I believe that when we stretch ourselves in one part of our lives, that stretch shows up in other parts of our lives. That is why I encourage leaders to do things that expand and hone their edges, whether it is in work, life, or play.
In Keeping My Edge, I share how challenging myself on really difficult ski runs in the mountains keeps my performance edge in many other areas of my life. This year I am learning an entirely new way to keep my edge by stretching my skiing in a completely new direction. I am volunteering for Vancouver Adaptive Snow Sports (VASS).
As a volunteer, I have been required to take a lot of training in both ski instructing and in the four modules of the Canadian Association of Disabled Skiers training program. While my initial impression of disabled skiing was for those with physical disabilities, such as a missing limb, I have learned that VASS instructs students with autism, cognitive challenges (e.g., someone who has had a stroke), visual impairment, and indeed those with physical disabilities from missing limbs to paraplegics and quadriplegics. Stretch #1—there is a lot more to disabled skiing than I ever knew.
At VASS, we always instruct in teams of two or more. Our student this season is a 27-year old autistic young man who is completely blind who has skied for ten years, including five with VASS. Stretch #2—a single student may have multiple disabilities. I interviewed our student’s caregiver, showed up for all training and orientation, and was still anxious heading up to Grouse Mountain for our first night of instructing our student. Stretch #3—even with all the training and preparation I still had to deal with my own anxieties.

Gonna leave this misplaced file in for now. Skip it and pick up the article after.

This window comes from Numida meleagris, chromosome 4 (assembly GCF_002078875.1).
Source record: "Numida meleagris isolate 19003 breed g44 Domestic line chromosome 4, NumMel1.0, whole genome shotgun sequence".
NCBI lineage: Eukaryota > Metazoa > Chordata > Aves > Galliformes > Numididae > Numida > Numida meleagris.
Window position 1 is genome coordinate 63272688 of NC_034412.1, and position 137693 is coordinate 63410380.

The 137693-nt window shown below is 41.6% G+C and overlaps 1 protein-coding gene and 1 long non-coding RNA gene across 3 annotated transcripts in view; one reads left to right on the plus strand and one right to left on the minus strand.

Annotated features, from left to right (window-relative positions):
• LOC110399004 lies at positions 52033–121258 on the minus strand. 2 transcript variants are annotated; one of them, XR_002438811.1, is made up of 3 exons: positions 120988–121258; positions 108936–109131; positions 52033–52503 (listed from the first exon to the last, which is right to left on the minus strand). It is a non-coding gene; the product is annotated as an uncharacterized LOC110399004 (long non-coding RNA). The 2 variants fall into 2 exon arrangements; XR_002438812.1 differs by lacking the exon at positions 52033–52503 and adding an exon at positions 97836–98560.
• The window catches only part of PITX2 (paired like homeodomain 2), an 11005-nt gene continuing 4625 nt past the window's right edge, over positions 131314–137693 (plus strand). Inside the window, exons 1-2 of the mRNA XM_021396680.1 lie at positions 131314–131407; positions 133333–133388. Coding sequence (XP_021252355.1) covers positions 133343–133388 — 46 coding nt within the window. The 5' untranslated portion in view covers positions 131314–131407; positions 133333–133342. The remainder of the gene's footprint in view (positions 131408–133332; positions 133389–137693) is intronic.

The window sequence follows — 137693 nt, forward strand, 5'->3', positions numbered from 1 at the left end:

Once I met my fellow instructors and our student, we headed up the mountain. Imagine being completely blind, having to 100% rely on someone else for your safety, and then try and get on a 100-person ski gondola? We helped our student navigate around hundreds of people, got him safely on the gondola, walked him up a long hill to the rental hut, and got him into his ski gear. Stretch #4—guiding our student onto the gondola, the long walk up the hill, and helping him into his ski boots and skis.
We started the night on the beginner run. We decided to use a 12-foot pole, designed specifically for instructing visually impaired skiers. Two of us ski holding either end of the pole with our student between us. Stretch #5—I had not received training on the 12-foot pole, so I had to learn as we went.
We gingerly headed down the run having success on our very first try. We worked on our student’s technical skills, focusing on weight shift in turns, with the result that on our subsequent runs we went twice as fast. Stretch #6—remembering to actually instruct, after first making sure our student was safe and having fun.
The anxiety was gone. I was focused on working as a team and helping our student. As the evening progressed I realized what a blast we were all having. Stretch #7—there are many ways to have fun skiing—not just challenging myself on difficult runs.
Anne Bethune, President of VASS, calls what we do VASS Magic. She’s right—there is magic in being able to help someone with severe disabilities get out and enjoy the mountains, hills, and experience of riding a pair of skis down a mountain. Stretch #8—it is a gift to be able to volunteer for VASS.
Stretch #9—the bonus is that the skills I’ve learned in VASS help me in many other areas of my life. I have more patience. I assume less. I focus on having fun first.